2015 Yearbook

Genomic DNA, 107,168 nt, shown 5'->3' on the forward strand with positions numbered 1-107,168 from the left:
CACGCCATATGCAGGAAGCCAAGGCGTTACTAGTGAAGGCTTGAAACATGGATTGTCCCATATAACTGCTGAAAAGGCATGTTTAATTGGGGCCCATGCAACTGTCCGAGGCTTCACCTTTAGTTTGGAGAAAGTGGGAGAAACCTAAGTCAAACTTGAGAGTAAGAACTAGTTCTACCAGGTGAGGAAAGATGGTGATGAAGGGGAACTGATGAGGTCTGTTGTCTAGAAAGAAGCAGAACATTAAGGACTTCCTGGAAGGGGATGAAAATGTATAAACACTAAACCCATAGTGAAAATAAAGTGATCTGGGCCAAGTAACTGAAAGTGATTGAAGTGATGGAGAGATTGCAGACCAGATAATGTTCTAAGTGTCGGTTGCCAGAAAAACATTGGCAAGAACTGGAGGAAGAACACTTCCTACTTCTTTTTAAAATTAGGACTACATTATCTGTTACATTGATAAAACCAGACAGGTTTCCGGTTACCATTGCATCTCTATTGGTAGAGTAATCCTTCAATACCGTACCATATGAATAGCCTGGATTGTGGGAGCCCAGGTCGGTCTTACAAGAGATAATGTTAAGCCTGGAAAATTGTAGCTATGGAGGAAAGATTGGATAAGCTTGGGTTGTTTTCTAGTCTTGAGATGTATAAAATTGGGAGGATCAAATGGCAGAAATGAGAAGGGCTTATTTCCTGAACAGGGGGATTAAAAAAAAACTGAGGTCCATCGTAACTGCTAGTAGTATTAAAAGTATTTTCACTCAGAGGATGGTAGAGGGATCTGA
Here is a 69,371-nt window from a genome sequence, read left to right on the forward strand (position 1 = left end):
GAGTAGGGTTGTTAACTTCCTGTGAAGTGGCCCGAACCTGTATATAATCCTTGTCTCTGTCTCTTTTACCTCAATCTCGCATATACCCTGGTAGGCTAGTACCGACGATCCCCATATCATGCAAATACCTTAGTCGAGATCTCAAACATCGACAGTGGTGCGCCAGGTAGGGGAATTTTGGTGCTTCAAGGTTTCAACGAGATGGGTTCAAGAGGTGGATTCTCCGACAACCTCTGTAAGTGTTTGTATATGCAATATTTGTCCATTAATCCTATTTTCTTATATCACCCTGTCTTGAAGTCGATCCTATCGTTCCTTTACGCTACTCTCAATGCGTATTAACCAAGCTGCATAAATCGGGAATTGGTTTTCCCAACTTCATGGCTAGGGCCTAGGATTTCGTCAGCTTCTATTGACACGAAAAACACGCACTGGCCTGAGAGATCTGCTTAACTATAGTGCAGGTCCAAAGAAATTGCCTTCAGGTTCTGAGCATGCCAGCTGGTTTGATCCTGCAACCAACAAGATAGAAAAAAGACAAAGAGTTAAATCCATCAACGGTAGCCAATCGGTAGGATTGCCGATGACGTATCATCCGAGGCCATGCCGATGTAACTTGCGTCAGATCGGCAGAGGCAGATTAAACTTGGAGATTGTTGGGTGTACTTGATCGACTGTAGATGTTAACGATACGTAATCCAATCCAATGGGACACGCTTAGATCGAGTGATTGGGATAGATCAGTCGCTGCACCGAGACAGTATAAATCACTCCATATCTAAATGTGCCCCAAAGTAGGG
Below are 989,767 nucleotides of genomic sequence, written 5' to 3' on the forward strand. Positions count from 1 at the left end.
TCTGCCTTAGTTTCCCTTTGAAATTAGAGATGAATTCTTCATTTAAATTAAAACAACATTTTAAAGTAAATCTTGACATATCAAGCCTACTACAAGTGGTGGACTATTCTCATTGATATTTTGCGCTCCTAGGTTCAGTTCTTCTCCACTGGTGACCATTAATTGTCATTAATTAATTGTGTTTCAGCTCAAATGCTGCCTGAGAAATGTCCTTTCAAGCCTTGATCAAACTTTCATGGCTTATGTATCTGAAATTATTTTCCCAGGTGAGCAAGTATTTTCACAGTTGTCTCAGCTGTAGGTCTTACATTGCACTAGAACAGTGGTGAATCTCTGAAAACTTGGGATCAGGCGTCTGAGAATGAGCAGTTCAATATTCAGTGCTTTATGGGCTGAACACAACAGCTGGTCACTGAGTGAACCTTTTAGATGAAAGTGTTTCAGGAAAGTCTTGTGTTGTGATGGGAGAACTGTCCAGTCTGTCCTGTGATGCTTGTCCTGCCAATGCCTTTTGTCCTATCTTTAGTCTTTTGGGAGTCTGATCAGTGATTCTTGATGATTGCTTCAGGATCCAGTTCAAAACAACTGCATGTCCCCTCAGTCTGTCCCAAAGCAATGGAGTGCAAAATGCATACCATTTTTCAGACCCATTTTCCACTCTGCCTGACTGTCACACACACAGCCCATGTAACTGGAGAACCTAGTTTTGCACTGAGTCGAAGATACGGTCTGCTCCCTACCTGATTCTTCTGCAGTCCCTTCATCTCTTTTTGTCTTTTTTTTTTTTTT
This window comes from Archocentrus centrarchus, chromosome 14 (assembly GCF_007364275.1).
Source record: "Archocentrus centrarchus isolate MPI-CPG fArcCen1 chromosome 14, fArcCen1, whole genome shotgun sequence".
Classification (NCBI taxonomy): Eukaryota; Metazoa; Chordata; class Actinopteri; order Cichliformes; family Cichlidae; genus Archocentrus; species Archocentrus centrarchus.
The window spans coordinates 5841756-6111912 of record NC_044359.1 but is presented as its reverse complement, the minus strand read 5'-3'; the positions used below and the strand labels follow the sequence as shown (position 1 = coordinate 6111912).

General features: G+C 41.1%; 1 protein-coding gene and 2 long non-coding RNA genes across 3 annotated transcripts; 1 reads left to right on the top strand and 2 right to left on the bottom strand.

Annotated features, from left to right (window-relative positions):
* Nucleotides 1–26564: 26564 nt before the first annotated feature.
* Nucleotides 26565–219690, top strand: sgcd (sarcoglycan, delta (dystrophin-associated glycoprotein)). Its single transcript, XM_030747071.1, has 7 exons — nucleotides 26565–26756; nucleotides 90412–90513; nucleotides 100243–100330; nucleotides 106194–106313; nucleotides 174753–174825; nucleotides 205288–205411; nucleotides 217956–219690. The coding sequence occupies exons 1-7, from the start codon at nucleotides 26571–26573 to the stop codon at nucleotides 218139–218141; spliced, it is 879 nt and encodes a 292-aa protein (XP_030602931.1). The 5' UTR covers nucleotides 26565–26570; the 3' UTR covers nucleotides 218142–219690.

R E V I E W 15 a part-time role for Kate Kendall as our new LETS liaison officer. For all its apparent modesty, not least as a part-time post, this was the biggest staff commitment for the IHBC since the employment of projects officer Fiona Newton in the mid-noughties. That had been a leap of faith in our potential to generate projects, one more than justified since. In Kate’s case, we have the relative luxury of recognisable income streams to support the post, and reserves to underpin it. That LETS post, however, is only one of the major projects that occupied us through the year as we: • re-cast and launched our associate membership category to serve better as a step towards full membership • helped lead the ‘Cut the VAT’ campaign, alongside the Federation of Master Builders and others, with a parliamentary launch of co-funded research • revived the case for Historic Tax Credits, a theme members will hopefully hear much about this year as we have strong interest from the construction industry • pushed exploration of the benchmarking of local authority conservation services, in partnership with leads in archaeology • enrolled, alongside Bob Kindred, Alison McCandlish as our NewsBlog author and social media guru; many members will remember Alison’s introduction to inclusive event-reporting via Storify at the Edinburgh school • offered a UK-wide series of events supporting affiliates seeking IHBC accreditation and membership upgrades • held extensive surveys and discussions to shape the IHBC’s corporate plan for the period 2015–20 (CP20), which is currently under consultation. Across all these changes – and indeed because of them – our governance review has continued, shaped by discussion, survey and advice. This led us to council’s adoption of our ‘IHBC+’ programme in December 2014, beginning our journey of what our president calls ‘experimental evolution’. This programme responds to two key challenges arising from our more substantial operations: • rapid expansion of our charity and business operations require tighter and more regular oversight by trustees • members interested in volunteering their services at a national level were often apprehensive about the time commitment required so IHBC structures lacked adequate representation and diversity. In the absence of a single answer, IHBC+ was developed as a process enabling more appropriate structures of governance to be explored without the need for constitutional change. This has the great advantage of letting us learn lessons before formalising change, which has something very ‘IHBC’ about it. We have established an extended council, ‘Council+’, with two representatives from each of our branches – spreading UK-wide representation – but with fewer workday obligations; Council+ volunteers meet just twice a year. (As one meeting is held at the annual school, the total commitment is now one workday, not four). Trustees, however, will engage in more meetings, but they will be shorter. The net result is that national committees should enjoy a better spread of volunteer obligation and opportunity, including taking on the peripatetic role that council undertook previously. Our organisation will also have better access to volunteers nationally, helping us all grow in our capacity, representation and ambitions. IHBC+ is in its early days, but it would not have been necessary without our recent growth, nor possible without the resources that growth generated. And I sense already that 2015 promises to be an even more exciting year. Seán O’Reilly, director@ihbc.org.uk Kate Kendall, the IHBC’s new Learning, Education, Training & Standards Officer, representing the IHBC at Regen 2015 (Photo: John Shaw, ASHTAV)